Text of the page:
by Andy Howard on December 16, 2012

Here’s a great idea I reckon we’ll be seeing more of. NextDraft is a daily email summary of “the day’s most fascinating news” by Dave Pell. It’s very good, and it’s an interesting model. Subscribers don’t say what they’re interested in to receive personalised news. Subscribers don’t receive email content according to what their friends are reading. Subscribers get the most important news of the day, straight up. In Dave’s words:

Each morning I visit about fifty news sites and from that swirling nightmare of information quicksand, I pluck the top ten most fascinating items of the day, which I deliver with a fast, pithy wit that will make your inbox vibrate with delight.

I’ve been reading NextDraft for a few weeks and it’s awesome. It filters out the noise and presents the news that matters. Plus I always learn something new. Sign up if you like the sound of it.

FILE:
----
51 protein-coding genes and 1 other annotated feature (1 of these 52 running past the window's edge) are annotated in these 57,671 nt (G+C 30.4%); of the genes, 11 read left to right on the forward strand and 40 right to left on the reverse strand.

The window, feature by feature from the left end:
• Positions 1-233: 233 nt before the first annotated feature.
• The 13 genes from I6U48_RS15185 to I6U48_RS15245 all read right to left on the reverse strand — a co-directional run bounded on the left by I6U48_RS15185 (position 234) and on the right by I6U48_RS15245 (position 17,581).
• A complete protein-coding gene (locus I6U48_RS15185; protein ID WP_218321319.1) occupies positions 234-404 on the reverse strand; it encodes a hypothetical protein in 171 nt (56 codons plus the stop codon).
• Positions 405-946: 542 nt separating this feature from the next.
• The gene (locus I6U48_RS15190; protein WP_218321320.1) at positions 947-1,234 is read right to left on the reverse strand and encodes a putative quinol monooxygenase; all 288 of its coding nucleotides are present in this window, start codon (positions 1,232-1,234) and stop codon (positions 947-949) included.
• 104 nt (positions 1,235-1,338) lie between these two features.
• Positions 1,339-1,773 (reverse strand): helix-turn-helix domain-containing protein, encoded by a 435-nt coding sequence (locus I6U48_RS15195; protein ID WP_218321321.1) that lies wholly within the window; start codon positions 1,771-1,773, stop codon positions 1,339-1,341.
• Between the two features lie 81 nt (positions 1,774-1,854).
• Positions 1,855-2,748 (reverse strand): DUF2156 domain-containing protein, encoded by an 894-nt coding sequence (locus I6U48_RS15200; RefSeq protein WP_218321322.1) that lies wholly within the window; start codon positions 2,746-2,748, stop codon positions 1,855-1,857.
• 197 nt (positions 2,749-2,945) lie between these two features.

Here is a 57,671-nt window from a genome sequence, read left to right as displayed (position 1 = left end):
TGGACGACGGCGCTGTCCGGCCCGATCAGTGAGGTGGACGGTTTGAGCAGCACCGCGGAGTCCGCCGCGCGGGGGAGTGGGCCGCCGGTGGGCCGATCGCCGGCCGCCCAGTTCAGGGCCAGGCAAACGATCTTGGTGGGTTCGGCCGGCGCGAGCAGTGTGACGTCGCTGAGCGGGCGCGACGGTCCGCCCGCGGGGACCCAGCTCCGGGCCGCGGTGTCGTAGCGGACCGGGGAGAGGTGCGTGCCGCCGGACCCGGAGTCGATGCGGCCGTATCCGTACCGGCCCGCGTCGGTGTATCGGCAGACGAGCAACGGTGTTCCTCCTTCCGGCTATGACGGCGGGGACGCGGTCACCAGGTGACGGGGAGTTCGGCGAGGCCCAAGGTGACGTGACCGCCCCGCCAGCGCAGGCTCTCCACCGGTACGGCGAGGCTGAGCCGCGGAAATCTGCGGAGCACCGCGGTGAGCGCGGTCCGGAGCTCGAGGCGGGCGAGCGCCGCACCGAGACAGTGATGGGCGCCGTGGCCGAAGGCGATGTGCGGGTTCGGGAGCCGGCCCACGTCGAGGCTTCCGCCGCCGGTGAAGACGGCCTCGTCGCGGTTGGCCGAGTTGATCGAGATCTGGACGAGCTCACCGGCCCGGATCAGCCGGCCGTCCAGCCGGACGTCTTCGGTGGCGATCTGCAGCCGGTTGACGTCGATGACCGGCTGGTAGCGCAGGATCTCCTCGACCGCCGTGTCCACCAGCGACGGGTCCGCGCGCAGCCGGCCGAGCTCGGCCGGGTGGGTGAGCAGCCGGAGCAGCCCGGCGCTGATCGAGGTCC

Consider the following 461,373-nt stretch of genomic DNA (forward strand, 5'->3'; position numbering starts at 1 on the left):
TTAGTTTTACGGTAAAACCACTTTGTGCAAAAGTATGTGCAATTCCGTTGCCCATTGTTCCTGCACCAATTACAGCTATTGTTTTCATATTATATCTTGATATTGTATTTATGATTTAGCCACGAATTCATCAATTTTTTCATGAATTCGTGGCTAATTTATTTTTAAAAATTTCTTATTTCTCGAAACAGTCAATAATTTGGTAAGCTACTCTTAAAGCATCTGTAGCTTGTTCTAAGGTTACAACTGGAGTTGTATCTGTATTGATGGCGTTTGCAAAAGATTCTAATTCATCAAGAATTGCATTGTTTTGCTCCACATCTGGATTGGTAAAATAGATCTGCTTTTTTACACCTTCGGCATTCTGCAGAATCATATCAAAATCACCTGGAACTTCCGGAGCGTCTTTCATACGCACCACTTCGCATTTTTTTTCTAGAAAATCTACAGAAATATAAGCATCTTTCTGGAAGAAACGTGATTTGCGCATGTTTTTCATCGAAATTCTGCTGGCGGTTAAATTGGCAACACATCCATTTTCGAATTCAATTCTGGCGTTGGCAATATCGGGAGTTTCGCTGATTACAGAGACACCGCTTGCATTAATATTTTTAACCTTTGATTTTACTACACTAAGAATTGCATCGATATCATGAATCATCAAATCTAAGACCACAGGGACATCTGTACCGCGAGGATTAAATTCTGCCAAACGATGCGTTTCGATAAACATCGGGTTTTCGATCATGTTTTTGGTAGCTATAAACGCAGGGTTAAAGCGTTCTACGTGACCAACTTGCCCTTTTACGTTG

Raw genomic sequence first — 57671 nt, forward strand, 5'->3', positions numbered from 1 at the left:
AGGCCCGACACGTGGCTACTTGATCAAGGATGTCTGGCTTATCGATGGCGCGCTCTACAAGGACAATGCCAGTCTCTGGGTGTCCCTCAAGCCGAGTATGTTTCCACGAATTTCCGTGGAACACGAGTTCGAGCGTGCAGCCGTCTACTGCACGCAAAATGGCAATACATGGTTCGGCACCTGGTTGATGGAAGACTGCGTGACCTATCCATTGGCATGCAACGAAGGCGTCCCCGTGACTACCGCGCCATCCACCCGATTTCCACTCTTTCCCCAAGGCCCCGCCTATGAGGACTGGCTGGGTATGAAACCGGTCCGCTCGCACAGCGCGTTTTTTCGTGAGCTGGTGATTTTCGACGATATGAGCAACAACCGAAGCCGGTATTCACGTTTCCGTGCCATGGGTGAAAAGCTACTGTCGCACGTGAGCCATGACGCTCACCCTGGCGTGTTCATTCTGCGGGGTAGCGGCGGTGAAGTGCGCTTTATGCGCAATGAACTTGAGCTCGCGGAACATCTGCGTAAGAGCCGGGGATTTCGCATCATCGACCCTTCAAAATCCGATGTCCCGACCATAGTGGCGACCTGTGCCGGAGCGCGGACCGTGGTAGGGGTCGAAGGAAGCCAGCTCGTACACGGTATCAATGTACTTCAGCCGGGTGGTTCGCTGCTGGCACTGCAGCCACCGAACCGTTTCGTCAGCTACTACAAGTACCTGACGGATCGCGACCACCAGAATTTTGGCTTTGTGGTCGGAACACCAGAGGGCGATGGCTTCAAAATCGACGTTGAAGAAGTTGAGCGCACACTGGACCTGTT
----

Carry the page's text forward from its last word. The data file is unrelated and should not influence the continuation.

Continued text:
A related thought: we’ve seen brilliant daily emails become immensely valuable before. DailyCandy sold for $125m in 2008. Thrillist evolved from a daily newsletter to an online lifestyle publication and member-only eCommerce platform with annual revenue upwards of $40 million. I think we’ll be seeing more useful newsletters, each published by experts across different categories. They might filter news for specific topics. They might advise the best fashion deals online right now. They might feature one piece of limited art each day. Once subscribers trust the voice, there’s potential to shift to a transactional business model and transition subscribers to purchasers. It’s not just a newsletter database anymore – it’s a collection of people who, over time, trust and listen to the recommendations they receive each day. That’s a valuable audience.

While we’re talking email newsletters: is doing a reasonable job of keeping my inbox under control.

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